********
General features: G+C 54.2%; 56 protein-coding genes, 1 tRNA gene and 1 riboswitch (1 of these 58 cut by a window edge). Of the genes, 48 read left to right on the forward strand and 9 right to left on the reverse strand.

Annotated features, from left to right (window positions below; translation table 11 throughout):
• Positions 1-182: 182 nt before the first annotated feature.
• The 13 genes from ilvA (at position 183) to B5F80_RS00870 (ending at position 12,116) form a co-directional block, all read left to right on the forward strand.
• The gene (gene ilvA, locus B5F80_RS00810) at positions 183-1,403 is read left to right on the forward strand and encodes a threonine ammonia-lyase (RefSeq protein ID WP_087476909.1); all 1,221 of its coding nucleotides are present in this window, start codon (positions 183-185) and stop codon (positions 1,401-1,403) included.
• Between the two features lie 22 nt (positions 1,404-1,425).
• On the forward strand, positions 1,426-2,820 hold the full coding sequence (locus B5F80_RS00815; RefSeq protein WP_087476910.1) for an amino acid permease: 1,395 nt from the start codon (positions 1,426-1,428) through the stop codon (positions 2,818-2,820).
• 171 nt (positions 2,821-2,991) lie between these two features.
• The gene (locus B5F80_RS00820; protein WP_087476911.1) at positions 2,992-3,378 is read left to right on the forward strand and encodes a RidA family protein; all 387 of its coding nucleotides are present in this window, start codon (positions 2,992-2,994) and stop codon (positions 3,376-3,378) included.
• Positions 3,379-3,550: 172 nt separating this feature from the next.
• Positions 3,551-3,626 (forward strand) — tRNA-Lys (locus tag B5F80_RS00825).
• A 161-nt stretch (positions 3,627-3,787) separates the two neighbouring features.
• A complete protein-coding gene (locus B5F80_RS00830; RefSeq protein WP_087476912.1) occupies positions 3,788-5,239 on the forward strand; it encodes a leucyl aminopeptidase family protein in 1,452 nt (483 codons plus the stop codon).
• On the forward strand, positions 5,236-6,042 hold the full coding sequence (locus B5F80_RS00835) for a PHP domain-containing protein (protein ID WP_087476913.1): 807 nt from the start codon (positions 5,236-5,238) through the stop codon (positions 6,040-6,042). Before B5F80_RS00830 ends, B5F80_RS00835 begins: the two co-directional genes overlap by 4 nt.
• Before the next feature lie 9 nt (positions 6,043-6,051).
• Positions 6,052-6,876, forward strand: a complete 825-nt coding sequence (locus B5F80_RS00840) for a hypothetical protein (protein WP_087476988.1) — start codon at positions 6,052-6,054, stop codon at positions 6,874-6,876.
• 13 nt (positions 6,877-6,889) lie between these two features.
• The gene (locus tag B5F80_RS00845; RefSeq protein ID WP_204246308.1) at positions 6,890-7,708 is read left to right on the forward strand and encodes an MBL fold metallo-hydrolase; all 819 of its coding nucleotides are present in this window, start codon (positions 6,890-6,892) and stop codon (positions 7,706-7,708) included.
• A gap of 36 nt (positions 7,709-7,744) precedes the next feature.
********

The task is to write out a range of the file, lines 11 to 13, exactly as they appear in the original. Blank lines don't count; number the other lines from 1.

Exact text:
• Positions 3,551-3,626 (forward strand) — tRNA-Lys (locus tag B5F80_RS00825).
• A 161-nt stretch (positions 3,627-3,787) separates the two neighbouring features.
• A complete protein-coding gene (locus B5F80_RS00830; RefSeq protein WP_087476912.1) occupies positions 3,788-5,239 on the forward strand; it encodes a leucyl aminopeptidase family protein in 1,452 nt (483 codons plus the stop codon).